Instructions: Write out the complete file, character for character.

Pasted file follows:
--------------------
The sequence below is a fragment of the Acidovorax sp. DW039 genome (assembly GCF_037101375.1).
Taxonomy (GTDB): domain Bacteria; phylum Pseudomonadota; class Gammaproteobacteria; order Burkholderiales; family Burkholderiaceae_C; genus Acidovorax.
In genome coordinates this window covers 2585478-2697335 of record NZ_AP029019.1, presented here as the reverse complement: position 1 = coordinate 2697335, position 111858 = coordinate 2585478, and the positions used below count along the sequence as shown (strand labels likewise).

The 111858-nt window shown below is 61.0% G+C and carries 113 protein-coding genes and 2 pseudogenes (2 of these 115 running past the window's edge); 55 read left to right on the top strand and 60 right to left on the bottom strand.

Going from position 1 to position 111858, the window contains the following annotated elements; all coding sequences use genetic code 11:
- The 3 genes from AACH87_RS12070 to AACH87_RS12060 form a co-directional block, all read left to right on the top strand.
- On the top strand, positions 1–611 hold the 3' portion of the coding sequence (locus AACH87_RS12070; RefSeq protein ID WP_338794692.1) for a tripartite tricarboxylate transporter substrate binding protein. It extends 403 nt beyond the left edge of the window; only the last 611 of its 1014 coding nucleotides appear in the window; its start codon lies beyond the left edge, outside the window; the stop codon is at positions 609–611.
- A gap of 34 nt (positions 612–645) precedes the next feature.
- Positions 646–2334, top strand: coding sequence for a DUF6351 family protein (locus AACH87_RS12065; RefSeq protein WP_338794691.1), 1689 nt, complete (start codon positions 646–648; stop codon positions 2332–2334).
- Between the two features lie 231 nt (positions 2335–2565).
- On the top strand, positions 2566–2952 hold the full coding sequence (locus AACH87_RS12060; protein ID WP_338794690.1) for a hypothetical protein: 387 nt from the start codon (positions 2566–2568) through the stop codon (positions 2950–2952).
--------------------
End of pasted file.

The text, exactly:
The sequence below is a fragment of the Acidovorax sp. DW039 genome (assembly GCF_037101375.1).
Taxonomy (GTDB): domain Bacteria; phylum Pseudomonadota; class Gammaproteobacteria; order Burkholderiales; family Burkholderiaceae_C; genus Acidovorax.
In genome coordinates this window covers 2585478-2697335 of record NZ_AP029019.1, presented here as the reverse complement: position 1 = coordinate 2697335, position 111858 = coordinate 2585478, and the positions used below count along the sequence as shown (strand labels likewise).

The 111858-nt window shown below is 61.0% G+C and carries 113 protein-coding genes and 2 pseudogenes (2 of these 115 running past the window's edge); 55 read left to right on the top strand and 60 right to left on the bottom strand.

Going from position 1 to position 111858, the window contains the following annotated elements; all coding sequences use genetic code 11:
- The 3 genes from AACH87_RS12070 to AACH87_RS12060 form a co-directional block, all read left to right on the top strand.
- On the top strand, positions 1–611 hold the 3' portion of the coding sequence (locus AACH87_RS12070; RefSeq protein ID WP_338794692.1) for a tripartite tricarboxylate transporter substrate binding protein. It extends 403 nt beyond the left edge of the window; only the last 611 of its 1014 coding nucleotides appear in the window; its start codon lies beyond the left edge, outside the window; the stop codon is at positions 609–611.
- A gap of 34 nt (positions 612–645) precedes the next feature.
- Positions 646–2334, top strand: coding sequence for a DUF6351 family protein (locus AACH87_RS12065; RefSeq protein WP_338794691.1), 1689 nt, complete (start codon positions 646–648; stop codon positions 2332–2334).
- Between the two features lie 231 nt (positions 2335–2565).
- On the top strand, positions 2566–2952 hold the full coding sequence (locus AACH87_RS12060; protein ID WP_338794690.1) for a hypothetical protein: 387 nt from the start codon (positions 2566–2568) through the stop codon (positions 2950–2952).